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obverse

[n. ob-vurs; adj. ob-vurs, ob-vurs] /n. ˈɒb vɜrs; adj. ɒbˈvɜrs, ˈɒb vɜrs/
noun
1.
the side of a coin, medal, flag, etc., that bears the principal design (opposed to reverse).
2.
the front or principal surface of anything.
3.
a counterpart.
4.
Logic. a proposition obtained from another by obversion.
adjective
5.
facing the observer.
6.
corresponding to something else as a counterpart.
7.
having the base narrower than the top, as a leaf.
Origin
1650-1660
1650-60; < Latin obversus turned toward or against (past participle of obvertere), equivalent to ob- ob- + vert(ere) to turn + -tus past participle suffix, with tt > s
Can be confused
converse, inverse, obverse, reverse (see synonym study at reverse)
Dictionary.com Unabridged
Based on the Random House Dictionary, © Random House, Inc. 2014.
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Examples from the web for obverse
  • At age eighty he can be observed in his obverse infancy, metaphorically sucking and tonguing the missing tooth of his life.
  • The easy praising of benevolence has no costless obverse in respect to controlling against harms inflicted on strangers.
  • Our rich sentimentality, obverse side to our rigorous cynicism.
  • The obverse of these desirable characteristics looks less appealing.
  • Then there is the obverse of the argument in the second paragraph.
  • Alas, the obverse of this is an almost automatic animosity towards all outsiders.
  • Insofar as politics can be a humane endeavour, opportunism threatens to turn politics into a shameful obverse.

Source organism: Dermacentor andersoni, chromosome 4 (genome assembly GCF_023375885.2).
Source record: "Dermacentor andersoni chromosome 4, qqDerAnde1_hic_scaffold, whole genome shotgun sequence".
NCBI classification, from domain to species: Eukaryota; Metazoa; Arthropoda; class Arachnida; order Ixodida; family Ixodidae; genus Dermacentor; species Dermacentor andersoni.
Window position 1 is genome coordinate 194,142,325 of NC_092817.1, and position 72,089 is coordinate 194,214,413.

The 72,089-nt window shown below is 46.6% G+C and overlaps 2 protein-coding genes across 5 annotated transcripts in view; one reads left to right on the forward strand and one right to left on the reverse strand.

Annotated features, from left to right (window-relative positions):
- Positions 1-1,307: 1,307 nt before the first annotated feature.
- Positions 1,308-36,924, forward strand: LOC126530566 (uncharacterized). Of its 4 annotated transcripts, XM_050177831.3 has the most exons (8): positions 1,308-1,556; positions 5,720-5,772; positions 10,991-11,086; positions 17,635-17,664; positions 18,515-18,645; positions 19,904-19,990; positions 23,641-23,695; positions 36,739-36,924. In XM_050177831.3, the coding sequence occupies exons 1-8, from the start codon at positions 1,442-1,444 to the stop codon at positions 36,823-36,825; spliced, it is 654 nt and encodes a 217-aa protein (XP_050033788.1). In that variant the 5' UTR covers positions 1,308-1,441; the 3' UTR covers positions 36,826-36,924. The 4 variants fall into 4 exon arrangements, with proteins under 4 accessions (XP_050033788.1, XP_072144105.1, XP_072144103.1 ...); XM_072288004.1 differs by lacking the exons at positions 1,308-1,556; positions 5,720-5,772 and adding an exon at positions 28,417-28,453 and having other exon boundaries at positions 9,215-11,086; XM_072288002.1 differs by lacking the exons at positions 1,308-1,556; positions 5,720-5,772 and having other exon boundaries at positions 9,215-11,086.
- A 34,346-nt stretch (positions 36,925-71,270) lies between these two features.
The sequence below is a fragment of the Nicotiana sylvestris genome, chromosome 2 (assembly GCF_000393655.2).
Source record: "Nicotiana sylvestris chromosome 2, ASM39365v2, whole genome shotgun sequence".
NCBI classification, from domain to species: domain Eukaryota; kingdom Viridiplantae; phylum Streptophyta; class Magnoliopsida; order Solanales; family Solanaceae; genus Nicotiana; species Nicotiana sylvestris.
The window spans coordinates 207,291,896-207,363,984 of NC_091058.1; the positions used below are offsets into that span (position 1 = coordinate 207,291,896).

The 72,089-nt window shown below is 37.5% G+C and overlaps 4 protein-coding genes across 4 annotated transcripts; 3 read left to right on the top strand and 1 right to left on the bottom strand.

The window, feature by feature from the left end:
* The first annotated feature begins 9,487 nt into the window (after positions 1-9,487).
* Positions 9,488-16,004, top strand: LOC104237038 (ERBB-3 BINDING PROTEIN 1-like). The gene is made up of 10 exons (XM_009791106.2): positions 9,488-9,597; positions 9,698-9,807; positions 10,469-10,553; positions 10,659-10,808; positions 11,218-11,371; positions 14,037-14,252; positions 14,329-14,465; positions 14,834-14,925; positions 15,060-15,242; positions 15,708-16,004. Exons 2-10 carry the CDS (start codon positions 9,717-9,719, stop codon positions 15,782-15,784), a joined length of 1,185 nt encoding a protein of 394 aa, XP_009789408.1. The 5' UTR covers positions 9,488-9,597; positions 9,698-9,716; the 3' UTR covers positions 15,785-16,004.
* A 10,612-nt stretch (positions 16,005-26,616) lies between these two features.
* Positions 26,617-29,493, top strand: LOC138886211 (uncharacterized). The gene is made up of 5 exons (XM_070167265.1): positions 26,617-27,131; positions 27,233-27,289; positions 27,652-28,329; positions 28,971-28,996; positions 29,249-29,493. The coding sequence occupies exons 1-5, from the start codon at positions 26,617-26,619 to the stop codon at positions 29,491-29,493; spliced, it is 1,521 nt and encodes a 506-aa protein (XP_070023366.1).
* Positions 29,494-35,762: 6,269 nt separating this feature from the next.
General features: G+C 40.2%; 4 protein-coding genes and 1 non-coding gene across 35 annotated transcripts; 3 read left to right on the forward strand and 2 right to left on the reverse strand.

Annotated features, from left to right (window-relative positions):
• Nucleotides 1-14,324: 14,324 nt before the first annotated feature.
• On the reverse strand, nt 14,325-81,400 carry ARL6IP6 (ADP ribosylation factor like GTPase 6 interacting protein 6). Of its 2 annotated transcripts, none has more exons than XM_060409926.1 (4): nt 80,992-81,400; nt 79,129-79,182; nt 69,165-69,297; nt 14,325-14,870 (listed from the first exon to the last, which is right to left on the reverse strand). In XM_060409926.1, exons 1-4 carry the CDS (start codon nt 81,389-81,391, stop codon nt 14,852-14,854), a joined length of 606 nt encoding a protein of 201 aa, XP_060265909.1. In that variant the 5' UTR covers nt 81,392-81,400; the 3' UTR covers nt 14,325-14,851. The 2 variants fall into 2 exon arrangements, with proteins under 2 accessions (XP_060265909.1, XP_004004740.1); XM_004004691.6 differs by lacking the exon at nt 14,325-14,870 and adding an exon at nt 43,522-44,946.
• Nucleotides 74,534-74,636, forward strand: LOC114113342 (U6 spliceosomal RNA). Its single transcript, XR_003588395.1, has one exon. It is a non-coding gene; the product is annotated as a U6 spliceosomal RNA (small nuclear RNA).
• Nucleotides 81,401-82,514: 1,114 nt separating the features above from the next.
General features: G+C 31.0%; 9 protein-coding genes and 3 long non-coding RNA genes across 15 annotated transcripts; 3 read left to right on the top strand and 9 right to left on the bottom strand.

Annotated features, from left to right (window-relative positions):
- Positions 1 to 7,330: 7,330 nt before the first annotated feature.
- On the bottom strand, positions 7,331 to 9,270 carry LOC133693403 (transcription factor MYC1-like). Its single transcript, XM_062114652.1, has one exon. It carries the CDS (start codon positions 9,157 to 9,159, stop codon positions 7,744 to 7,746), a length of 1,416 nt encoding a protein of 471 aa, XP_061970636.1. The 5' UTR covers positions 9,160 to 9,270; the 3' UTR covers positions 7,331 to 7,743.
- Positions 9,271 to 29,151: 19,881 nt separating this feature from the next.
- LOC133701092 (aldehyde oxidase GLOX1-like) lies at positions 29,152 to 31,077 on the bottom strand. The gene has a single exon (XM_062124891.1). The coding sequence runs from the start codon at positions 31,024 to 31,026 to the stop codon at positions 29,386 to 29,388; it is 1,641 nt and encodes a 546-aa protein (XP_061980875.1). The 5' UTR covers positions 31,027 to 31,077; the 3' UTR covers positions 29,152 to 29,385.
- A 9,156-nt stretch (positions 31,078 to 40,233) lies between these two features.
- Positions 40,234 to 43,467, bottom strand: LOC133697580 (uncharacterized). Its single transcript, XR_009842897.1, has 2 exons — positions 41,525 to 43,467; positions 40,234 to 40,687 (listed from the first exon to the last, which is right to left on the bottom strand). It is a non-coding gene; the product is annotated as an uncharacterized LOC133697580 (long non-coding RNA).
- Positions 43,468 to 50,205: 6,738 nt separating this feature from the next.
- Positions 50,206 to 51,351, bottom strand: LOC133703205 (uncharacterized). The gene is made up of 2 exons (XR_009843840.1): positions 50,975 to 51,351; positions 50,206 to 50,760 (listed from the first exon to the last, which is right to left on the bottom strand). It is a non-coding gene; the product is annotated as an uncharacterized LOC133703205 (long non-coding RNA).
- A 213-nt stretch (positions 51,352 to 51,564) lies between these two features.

• The obverse features an image of the legs and boots of three veterans.
British Dictionary definitions for obverse

obverse

/ˈɒbvɜːs/
adjective
1.
facing or turned towards the observer
2.
forming or serving as a counterpart
3.
(of certain plant leaves) narrower at the base than at the top
noun
4.
a counterpart or complement
5.
the side of a coin that bears the main design or device Compare reverse (sense 15)
6.
(logic) a categorial proposition derived from another by replacing the original predicate by its negation and changing the proposition from affirmative to negative or vice versa, as no sum is correct from every sum is incorrect
Derived Forms
obversely, adverb
Word Origin
C17: from Latin obversus turned towards, past participle of obvertere, from ob- to + vertere to turn
Collins English Dictionary - Complete & Unabridged 2012 Digital Edition
© William Collins Sons & Co. Ltd. 1979, 1986 © HarperCollins
Publishers 1998, 2000, 2003, 2005, 2006, 2007, 2009, 2012
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Word Origin and History for obverse
adj.

"turned toward the observer, frontal," 1650s, from Latin obversus "turned against, directed toward," past participle of obvertere "to turn toward or against," from ob "toward" (see ob-) + vertere "to turn" (see versus). According to OED, not in common use until the end of the 18th century. The noun, in reference to coins, medals, etc. (opposite of reverse), is attested from 1650s. Related: Obversely.

Online Etymology Dictionary, © 2010 Douglas Harper
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